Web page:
USDA didn’t make any drastic changes to the balance sheets for corn, soybeans or wheat but feed grain supplies remain well below year ago levels.
Pete Lorenz, Senior Market Analyst at National Farmers Organization, tells Brownfield feed supplies will stay tight for the foreseeable future, “As it stands right now, supplies of all feed grains are going to be real tight until we get a new crop of wheat. That’ll take some of the pressure off but current crop conditions don’t really favor that, so it may be fall until we really see an adequate of feed grains available to the marketplace.”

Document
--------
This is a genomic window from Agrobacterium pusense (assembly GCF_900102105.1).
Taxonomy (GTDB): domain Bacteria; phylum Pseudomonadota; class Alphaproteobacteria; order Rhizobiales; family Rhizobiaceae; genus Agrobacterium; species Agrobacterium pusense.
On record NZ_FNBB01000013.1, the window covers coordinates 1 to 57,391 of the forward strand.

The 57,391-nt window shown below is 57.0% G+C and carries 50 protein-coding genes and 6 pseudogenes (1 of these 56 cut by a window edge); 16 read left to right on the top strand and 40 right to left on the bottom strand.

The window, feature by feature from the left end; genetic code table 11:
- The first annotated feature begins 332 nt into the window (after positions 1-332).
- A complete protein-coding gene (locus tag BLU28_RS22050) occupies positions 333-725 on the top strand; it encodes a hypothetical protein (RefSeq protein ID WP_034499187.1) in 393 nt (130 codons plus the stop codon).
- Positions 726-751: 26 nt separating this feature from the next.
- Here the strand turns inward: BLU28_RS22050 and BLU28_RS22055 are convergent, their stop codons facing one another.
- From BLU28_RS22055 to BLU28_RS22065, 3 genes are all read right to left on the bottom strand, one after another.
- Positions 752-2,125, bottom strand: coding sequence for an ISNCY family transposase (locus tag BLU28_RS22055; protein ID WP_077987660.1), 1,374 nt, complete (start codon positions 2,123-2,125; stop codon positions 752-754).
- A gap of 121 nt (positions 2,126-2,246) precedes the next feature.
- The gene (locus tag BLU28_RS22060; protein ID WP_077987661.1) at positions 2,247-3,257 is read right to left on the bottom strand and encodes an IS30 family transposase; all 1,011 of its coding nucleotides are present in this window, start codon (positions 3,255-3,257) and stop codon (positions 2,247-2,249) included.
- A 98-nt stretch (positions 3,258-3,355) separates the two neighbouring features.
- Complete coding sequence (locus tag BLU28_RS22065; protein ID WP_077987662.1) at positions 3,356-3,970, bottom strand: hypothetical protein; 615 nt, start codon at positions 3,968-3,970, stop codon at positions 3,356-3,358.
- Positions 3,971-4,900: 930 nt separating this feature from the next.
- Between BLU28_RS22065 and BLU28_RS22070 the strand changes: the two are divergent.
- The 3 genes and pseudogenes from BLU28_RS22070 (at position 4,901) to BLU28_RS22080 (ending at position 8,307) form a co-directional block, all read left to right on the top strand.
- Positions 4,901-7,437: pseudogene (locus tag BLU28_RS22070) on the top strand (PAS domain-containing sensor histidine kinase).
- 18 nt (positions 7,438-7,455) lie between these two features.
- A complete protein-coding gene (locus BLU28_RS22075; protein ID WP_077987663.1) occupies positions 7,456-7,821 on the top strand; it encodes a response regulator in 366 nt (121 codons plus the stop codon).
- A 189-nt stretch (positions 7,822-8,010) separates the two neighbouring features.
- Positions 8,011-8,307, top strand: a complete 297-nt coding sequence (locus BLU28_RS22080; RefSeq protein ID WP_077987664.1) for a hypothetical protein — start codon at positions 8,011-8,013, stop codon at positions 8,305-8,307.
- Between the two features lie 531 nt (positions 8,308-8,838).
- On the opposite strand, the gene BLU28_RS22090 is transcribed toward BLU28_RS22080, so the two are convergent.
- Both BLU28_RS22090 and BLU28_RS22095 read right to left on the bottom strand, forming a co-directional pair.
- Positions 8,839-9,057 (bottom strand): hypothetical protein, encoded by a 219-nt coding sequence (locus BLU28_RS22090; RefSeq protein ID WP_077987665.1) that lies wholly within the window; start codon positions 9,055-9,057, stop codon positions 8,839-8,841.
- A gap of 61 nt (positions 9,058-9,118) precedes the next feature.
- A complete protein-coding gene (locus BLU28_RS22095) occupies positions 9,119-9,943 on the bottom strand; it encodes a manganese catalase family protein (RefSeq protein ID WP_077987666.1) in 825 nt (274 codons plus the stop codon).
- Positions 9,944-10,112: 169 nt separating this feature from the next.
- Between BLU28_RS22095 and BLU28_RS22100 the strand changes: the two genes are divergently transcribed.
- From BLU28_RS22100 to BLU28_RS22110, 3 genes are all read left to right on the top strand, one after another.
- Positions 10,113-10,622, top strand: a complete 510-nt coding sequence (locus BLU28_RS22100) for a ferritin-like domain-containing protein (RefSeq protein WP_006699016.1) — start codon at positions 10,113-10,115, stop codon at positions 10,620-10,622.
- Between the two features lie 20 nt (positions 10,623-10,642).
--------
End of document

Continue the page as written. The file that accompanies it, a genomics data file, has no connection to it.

Lorenz adds soybean meal demand could increase due to that tight supply of feed grain, “It’s just a matter of getting enough protein. We’re using meal and obviously DDGs and I think DDG supplies are going to tighten up because there are a number of ethanol plants that have shut down basically for lack of margin or available corn and that’ll put more demand on meal.”
USDA’s next set of supply and demand estimates is out March 8.
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